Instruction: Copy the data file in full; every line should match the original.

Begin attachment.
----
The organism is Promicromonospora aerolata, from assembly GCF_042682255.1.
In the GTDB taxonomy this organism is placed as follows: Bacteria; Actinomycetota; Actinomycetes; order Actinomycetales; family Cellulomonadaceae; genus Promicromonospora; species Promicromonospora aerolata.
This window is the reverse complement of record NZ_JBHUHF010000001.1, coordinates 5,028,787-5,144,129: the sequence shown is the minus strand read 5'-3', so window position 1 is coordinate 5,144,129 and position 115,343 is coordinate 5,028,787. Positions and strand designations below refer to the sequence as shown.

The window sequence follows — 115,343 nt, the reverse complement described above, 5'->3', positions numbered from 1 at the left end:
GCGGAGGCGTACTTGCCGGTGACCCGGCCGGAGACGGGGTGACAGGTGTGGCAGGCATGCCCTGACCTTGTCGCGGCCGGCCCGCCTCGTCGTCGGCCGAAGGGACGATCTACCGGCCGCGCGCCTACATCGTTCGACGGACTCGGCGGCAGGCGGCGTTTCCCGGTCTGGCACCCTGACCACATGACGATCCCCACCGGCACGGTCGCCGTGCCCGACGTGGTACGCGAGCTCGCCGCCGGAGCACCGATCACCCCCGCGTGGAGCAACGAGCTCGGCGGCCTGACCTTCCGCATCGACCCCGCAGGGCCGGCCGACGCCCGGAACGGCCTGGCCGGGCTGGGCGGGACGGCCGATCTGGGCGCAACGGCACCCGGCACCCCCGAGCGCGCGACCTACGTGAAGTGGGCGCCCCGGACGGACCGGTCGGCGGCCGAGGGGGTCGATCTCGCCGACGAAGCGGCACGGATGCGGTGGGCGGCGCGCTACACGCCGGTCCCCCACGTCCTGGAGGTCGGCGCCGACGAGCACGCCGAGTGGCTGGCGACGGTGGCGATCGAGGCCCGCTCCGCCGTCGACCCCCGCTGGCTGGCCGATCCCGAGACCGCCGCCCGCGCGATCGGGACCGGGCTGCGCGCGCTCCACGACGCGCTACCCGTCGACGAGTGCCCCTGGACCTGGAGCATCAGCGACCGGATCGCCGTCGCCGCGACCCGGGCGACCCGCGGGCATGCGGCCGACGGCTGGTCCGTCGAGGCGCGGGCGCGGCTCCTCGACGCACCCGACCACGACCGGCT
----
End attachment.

The organism is Promicromonospora aerolata, from assembly GCF_042682255.1.
In the GTDB taxonomy this organism is placed as follows: Bacteria; Actinomycetota; Actinomycetes; order Actinomycetales; family Cellulomonadaceae; genus Promicromonospora; species Promicromonospora aerolata.
This window is the reverse complement of record NZ_JBHUHF010000001.1, coordinates 5,028,787-5,144,129: the sequence shown is the minus strand read 5'-3', so window position 1 is coordinate 5,144,129 and position 115,343 is coordinate 5,028,787. Positions and strand designations below refer to the sequence as shown.

The window sequence follows — 115,343 nt, the reverse complement described above, 5'->3', positions numbered from 1 at the left end:
GCGGAGGCGTACTTGCCGGTGACCCGGCCGGAGACGGGGTGACAGGTGTGGCAGGCATGCCCTGACCTTGTCGCGGCCGGCCCGCCTCGTCGTCGGCCGAAGGGACGATCTACCGGCCGCGCGCCTACATCGTTCGACGGACTCGGCGGCAGGCGGCGTTTCCCGGTCTGGCACCCTGACCACATGACGATCCCCACCGGCACGGTCGCCGTGCCCGACGTGGTACGCGAGCTCGCCGCCGGAGCACCGATCACCCCCGCGTGGAGCAACGAGCTCGGCGGCCTGACCTTCCGCATCGACCCCGCAGGGCCGGCCGACGCCCGGAACGGCCTGGCCGGGCTGGGCGGGACGGCCGATCTGGGCGCAACGGCACCCGGCACCCCCGAGCGCGCGACCTACGTGAAGTGGGCGCCCCGGACGGACCGGTCGGCGGCCGAGGGGGTCGATCTCGCCGACGAAGCGGCACGGATGCGGTGGGCGGCGCGCTACACGCCGGTCCCCCACGTCCTGGAGGTCGGCGCCGACGAGCACGCCGAGTGGCTGGCGACGGTGGCGATCGAGGCCCGCTCCGCCGTCGACCCCCGCTGGCTGGCCGATCCCGAGACCGCCGCCCGCGCGATCGGGACCGGGCTGCGCGCGCTCCACGACGCGCTACCCGTCGACGAGTGCCCCTGGACCTGGAGCATCAGCGACCGGATCGCCGTCGCCGCGACCCGGGCGACCCGCGGGCATGCGGCCGACGGCTGGTCCGTCGAGGCGCGGGCGCGGCTCCTCGACGCACCCGACCACGACCGGCT